Tales from Gweedore

Father McFadden the fighting priest of Gweedore

In the parish of Gweedore on the Wild Atlantic Way, a man of faith who fought for the rights of his parishioners against unjust foreign landlords is still celebrated 102 years after his death.

Battle of Tory Island

The last battle of the United Irishman led rebellion of 1798 was not fought, by Irishmen or even on an Irish battlefield, but at sea, off the stormy waters of Tory Island in a navel engagement between the French and British navies. History records this as the battle of Tory Island.

The Old Church of Dunlewey - The Donegal Taj Mahal

A tale of love and death in the majestic Poison Glen

Black Jack Adair and the Derryveagh Evictions

It is often said that everyone is well thought off when they die, but there is one man with links to Gweedore of whom that can never be said. He was the Landlord ‘Black’ Jack Adair, the mastermind of the infamous Derryveagh Evictions.

The great flood in Gweedore 15th August 1880

On the 15th August 1880 tragedy struck the parish of Gweedore, while parish priest Father James McFadden said Mass in a packed St Mary’s Chapel in Derrybeg. This is known in Gweedore as the great flood, while the Irish Times would describe the event as the Gweedore catastrophe.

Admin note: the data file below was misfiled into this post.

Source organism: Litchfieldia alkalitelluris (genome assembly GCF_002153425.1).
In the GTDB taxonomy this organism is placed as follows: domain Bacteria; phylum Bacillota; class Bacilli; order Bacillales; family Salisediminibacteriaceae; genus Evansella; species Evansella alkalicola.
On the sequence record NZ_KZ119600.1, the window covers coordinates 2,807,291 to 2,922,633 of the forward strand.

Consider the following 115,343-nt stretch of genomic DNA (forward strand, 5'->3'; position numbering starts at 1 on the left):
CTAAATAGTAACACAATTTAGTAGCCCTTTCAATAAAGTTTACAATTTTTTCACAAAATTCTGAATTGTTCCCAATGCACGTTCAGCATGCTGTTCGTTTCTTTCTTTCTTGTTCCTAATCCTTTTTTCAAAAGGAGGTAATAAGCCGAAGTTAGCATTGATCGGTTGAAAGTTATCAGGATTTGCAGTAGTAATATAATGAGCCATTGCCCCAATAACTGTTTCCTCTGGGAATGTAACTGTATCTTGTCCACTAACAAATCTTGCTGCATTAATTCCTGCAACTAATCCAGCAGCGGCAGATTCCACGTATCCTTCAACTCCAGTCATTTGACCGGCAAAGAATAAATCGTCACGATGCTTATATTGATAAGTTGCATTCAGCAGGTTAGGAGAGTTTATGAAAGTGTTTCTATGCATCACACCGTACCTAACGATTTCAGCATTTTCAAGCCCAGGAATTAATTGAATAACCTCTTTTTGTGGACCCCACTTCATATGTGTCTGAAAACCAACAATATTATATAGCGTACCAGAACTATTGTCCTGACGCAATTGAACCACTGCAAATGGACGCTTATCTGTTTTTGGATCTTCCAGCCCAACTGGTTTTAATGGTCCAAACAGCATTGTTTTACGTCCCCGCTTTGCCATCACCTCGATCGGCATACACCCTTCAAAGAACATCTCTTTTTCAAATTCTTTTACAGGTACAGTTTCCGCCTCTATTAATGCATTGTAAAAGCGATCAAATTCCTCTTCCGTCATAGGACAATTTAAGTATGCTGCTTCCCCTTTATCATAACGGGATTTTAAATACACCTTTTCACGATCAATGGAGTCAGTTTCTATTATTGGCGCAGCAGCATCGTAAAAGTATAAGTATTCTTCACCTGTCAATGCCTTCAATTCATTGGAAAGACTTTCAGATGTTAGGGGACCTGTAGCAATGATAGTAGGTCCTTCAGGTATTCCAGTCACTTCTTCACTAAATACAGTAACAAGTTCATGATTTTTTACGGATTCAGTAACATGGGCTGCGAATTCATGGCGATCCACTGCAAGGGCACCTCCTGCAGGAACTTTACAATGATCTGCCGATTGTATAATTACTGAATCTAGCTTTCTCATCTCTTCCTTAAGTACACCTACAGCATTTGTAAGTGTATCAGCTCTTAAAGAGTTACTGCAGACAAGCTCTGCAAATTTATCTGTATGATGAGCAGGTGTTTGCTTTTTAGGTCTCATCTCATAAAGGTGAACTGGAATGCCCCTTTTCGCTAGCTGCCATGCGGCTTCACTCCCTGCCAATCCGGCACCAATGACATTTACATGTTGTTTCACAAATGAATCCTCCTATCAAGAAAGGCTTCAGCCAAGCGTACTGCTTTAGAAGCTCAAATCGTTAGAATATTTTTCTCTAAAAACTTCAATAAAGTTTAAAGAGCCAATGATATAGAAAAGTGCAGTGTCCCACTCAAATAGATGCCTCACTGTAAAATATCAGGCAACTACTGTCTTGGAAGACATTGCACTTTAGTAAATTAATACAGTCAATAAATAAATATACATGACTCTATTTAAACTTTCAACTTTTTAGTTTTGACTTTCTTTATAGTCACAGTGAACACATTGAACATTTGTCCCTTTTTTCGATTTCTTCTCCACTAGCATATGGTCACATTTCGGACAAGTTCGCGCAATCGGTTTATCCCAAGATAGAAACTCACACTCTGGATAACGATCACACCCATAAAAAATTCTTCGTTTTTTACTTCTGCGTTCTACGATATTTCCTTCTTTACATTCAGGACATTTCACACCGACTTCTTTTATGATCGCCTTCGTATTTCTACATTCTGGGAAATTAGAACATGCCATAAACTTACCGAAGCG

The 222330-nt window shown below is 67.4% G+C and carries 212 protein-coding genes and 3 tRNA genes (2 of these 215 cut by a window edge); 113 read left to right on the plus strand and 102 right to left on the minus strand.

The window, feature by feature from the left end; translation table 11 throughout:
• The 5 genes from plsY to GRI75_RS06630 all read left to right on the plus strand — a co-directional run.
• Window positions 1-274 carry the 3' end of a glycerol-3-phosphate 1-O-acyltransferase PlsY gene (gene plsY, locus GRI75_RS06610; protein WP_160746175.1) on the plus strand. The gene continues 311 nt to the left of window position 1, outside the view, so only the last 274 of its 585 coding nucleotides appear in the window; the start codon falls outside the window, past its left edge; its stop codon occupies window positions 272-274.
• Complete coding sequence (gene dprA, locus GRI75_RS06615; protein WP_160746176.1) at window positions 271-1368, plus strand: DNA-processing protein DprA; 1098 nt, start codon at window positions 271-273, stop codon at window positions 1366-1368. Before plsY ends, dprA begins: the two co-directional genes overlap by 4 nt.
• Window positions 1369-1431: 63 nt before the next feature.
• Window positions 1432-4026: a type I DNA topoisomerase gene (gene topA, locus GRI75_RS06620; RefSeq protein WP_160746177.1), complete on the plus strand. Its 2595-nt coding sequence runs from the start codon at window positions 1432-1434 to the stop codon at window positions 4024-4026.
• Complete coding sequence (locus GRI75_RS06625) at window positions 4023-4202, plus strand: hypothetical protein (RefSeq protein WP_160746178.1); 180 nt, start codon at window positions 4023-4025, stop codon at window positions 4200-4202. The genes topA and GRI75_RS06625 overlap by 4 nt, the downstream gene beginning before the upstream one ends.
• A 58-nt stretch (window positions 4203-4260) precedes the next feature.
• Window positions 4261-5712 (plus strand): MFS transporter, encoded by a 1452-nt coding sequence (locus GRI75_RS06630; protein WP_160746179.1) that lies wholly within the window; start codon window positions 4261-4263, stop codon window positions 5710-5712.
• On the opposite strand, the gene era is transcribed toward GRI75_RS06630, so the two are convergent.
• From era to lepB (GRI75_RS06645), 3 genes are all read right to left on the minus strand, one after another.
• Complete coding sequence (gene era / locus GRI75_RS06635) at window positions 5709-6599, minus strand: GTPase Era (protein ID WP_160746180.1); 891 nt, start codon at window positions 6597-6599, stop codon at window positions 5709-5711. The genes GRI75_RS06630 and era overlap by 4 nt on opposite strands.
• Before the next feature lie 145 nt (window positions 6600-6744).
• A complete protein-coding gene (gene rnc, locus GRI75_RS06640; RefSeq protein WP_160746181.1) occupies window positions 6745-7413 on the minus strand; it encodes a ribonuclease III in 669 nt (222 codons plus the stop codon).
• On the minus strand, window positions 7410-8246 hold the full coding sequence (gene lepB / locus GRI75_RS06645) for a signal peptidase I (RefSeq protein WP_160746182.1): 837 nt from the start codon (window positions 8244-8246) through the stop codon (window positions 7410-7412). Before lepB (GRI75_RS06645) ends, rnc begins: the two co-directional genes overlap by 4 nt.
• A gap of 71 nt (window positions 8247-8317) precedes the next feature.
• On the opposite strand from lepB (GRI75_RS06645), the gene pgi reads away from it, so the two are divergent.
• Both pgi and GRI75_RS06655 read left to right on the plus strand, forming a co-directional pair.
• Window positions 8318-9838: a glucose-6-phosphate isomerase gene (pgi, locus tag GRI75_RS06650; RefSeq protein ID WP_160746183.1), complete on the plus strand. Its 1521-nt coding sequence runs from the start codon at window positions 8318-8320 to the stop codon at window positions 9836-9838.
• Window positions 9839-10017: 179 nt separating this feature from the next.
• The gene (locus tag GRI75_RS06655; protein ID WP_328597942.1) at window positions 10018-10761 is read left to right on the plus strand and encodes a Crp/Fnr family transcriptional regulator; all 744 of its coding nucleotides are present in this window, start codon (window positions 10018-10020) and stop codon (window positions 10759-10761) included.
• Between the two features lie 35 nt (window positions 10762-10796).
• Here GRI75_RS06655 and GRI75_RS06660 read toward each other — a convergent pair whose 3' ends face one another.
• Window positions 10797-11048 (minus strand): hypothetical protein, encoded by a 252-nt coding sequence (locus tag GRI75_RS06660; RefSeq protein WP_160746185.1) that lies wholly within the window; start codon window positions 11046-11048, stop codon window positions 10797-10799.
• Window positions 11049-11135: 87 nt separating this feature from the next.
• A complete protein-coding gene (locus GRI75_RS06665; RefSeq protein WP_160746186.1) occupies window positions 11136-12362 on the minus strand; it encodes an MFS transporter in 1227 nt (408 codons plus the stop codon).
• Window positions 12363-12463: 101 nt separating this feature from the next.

Wiggins Patch Massacre

In 1875 hired hitmen savagely murdered a pregnant Gweedore emigrant woman and her brother in vengeance against the Molly Maguires. 

The Sinking of HMS Wasp

In September 1884, a royal navy gunboat on route to carry out an eviction sunk off the coast of Tory Island in Donegal. Smashed on rocks, she sank in just 15 minutes and 52 men perished. The official cause of the sinking was due to negligence, but rumour and folklore persist that sabotage or even a curse could be responsible for the sinking of HMS Wasp.

The master of Glenveagh who may have faked his own death 

Did Arthur Kingsley Porter, the Yale-educated professor of American Art and owner of Glenveagh Castle, fake his own death and start a new life in Europe?

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